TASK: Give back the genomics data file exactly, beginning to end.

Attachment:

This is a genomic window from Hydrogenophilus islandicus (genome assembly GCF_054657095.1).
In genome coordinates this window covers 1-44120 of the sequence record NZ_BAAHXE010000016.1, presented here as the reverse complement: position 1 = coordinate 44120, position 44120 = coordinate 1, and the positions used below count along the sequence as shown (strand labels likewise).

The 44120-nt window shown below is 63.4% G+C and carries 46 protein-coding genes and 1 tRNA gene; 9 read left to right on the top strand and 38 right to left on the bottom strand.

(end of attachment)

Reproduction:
This is a genomic window from Hydrogenophilus islandicus (genome assembly GCF_054657095.1).
In genome coordinates this window covers 1-44120 of the sequence record NZ_BAAHXE010000016.1, presented here as the reverse complement: position 1 = coordinate 44120, position 44120 = coordinate 1, and the positions used below count along the sequence as shown (strand labels likewise).

The 44120-nt window shown below is 63.4% G+C and carries 46 protein-coding genes and 1 tRNA gene; 9 read left to right on the top strand and 38 right to left on the bottom strand.